As the days in January passed into February, the world watched and participated as the political future of Egypt began to shape up into something tangible. But broadcasted news stories and New York Times articles were not the only source of information seeping into our knowledge. Twitter, the online social media website became a large part of the way news regarding Egypt was mediated. It was the tool for the masses. With an unprecedented ability for interactivity, for discussion, for real time evidence that things were happening, Twitter caters to the needs and wants of news producers and consumers all across the globe. But Twitter wasn’t at the center of a “social media revolution” like it was touted to be in the 2009 Iranian elections where information was coming from the cell phones of protesters in Tehran. Egypt was simply not the right environment where that kind of social media power can take place internally. With more than 40% of the population under the poverty level, few Egyptians could afford handsets, much less a smart phone with the ability to log onto Twitter from any given location. The role that Twitter played in Egypt’s case was to make the world a participating watchdog and made the American community a participatory member of Egyptian politics.
On January 27th, the Egyptian government (of the time) shut down the country’s Internet service in an attempt to block sites such as Facebook or Twitter from aiding participants of the protests to organize themselves. Suddenly, the voice of the participants seemed to have been shut off in real time. But, if one looked on Twitter during that time, the number of crisis related tweets were still skyrocketing high. It wasn’t the protestors who were using the technology to aid in their protest, it was prominent reporters and news agencies that were using Twitter as a forum for information
Legitimate news sources such as Al Jazeera and Andy Carvin of NPR became prominent “tweeters” of the revolution. Amidst the chaos and unrest, these journalists disposed of their traditional news sources in favor of the new narrative in order to maximize the transparency and the transcendental qualities of news. Al Jazeera (one of the main journals covering the crisis) received such a reaction from the American community on both its Twitter page and its online live streaming that the next logical strategic move was for them to create a #demandaljazeera hashtag on Twitter to further promote their reputation. In breaking news events such as the Egyptian Revolution, reporters have found a friend in social networking. When the news consumers’ appetite for information has become insatiable due to a constant access of information, the news reporter has to be able to keep up. Andy Carvin of NPR averaged over 400 tweets per day on his Twitter page during the Egyptian crisis. He says that in today’s society, “curation is a serious form of narrative—one that we’re just beginning to recognize. I’m still not sure if it’s more art than journalism (or social responsibility for that matter), but I’ve discovered that it’s a medium that I’m at home in. And if I can help inform people in the process, so much the better.”……………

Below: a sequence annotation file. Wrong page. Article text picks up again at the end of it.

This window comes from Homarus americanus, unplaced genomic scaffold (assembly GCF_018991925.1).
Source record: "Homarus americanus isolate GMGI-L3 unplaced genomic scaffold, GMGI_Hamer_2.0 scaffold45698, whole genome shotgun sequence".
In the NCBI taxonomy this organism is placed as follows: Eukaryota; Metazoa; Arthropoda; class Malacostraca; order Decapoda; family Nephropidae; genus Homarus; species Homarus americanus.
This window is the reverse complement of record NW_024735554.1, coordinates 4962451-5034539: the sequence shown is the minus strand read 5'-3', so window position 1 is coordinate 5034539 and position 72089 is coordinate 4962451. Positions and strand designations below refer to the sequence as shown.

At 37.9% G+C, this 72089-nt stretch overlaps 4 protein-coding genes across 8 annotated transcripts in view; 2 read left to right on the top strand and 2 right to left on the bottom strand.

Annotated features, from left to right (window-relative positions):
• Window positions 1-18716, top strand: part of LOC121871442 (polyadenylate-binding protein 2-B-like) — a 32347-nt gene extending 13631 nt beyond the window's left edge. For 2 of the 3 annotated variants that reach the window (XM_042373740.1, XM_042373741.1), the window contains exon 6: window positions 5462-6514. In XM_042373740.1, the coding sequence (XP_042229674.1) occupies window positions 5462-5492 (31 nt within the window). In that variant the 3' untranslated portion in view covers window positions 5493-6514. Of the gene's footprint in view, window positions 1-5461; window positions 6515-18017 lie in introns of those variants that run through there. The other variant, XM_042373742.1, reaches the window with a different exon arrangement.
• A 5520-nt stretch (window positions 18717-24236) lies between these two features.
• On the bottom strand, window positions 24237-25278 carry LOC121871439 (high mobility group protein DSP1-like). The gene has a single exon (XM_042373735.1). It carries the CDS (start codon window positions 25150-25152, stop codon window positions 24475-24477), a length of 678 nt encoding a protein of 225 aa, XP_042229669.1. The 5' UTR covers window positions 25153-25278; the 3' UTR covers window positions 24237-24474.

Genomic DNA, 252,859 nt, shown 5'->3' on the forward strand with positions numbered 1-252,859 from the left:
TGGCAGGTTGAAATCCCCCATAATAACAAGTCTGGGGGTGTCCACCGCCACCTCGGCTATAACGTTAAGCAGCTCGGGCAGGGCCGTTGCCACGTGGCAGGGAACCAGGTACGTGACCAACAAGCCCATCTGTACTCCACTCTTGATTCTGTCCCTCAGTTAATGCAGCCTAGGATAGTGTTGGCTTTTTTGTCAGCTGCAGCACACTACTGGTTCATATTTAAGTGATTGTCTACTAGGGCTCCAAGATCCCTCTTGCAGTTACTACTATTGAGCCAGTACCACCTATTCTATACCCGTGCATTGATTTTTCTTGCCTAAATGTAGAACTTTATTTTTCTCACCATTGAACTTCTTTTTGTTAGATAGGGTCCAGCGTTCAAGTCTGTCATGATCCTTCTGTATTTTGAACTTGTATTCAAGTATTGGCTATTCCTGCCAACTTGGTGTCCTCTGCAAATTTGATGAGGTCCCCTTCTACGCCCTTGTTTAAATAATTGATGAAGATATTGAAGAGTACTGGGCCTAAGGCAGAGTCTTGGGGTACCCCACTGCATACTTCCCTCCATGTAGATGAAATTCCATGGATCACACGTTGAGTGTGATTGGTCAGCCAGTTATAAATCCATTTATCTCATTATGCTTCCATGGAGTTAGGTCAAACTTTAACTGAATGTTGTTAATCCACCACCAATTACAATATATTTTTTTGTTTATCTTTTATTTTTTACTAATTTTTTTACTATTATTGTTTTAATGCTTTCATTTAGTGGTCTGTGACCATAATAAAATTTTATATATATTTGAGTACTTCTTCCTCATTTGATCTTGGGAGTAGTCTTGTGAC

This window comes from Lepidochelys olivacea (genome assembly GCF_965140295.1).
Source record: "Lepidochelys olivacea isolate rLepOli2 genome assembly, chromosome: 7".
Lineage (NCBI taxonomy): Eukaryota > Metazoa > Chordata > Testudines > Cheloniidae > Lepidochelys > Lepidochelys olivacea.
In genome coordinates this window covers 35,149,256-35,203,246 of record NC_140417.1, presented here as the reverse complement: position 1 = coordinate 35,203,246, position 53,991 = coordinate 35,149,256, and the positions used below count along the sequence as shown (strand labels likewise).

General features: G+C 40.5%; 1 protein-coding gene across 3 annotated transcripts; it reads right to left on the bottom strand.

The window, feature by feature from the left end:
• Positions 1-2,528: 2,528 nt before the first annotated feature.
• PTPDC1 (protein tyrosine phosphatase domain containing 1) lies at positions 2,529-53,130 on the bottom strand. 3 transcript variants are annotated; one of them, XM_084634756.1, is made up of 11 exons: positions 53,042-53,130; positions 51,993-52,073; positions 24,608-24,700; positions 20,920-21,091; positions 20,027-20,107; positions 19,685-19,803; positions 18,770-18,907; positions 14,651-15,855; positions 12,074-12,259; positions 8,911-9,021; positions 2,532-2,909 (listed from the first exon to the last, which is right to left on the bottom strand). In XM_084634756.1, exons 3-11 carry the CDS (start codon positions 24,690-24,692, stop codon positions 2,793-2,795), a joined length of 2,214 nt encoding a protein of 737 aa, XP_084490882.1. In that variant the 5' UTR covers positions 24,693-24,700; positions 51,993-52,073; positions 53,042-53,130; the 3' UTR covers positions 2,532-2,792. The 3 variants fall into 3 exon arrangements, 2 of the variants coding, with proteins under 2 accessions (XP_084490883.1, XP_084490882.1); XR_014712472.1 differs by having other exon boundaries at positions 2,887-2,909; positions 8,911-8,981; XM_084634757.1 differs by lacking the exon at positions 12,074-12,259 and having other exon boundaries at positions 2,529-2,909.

So this is basically what I have written so far. I write the above to put my primary study in a solid framework. From here, I want to inform the reader a little bit more about the nature of twitter during the Egyptian revolution, especially from the reporters’ point of view. Then I want to dive into my survey results that was placed on surveymonkey.com. I basically asked all my friends on facebook as well as several of my parents friends (to get some older perspective) 10 questions about their following of the news, the Egypt story as well as their use of Twitter. My final question is a free response one in which I ask the survey taker if they trust the validity of news on Twitter. I have basically found that the majority of our age group is very distrustful of Twitter as a medium for legitimate news while adults seem to see Twitter as a valid and useful tool. This is the opposite of the results I was expecting to get since people of my generation are so much more acquainted and comfortable with new technologies such as Twitter. I wonder if it’s because our average consumption of entertainment is also held on these social network sites and if that consumption of entertainment on the same platform taints our perception of the importance (in the political realm) of these technologies. For example, our generation follows movie stars, musicians, gossip blogs and our friends while our parents go on Twitter to follow The New York Times or NPR and the like. Of course, this is not to generalize, but from my pool of results, this seems to be the general attitude I get and I can only speak for my primary study, not for the collective whole. I think I will also try to conclude a point about whether or not Twitter is actually as important of a news medium during breaking news times as some people make it out to be. The fact that the majority of my survey takers distrusted news on Twitter doesn’t necessarily have to do with their age or preferred ways of using Twitter. Their distrust is maybe indicative that not as many people are finding Twitter to be actually effective. Maybe this whole Twitter helping to save the world thing is just another media propagated story that tries to dramatize something scary (albeit important) into something more consumable.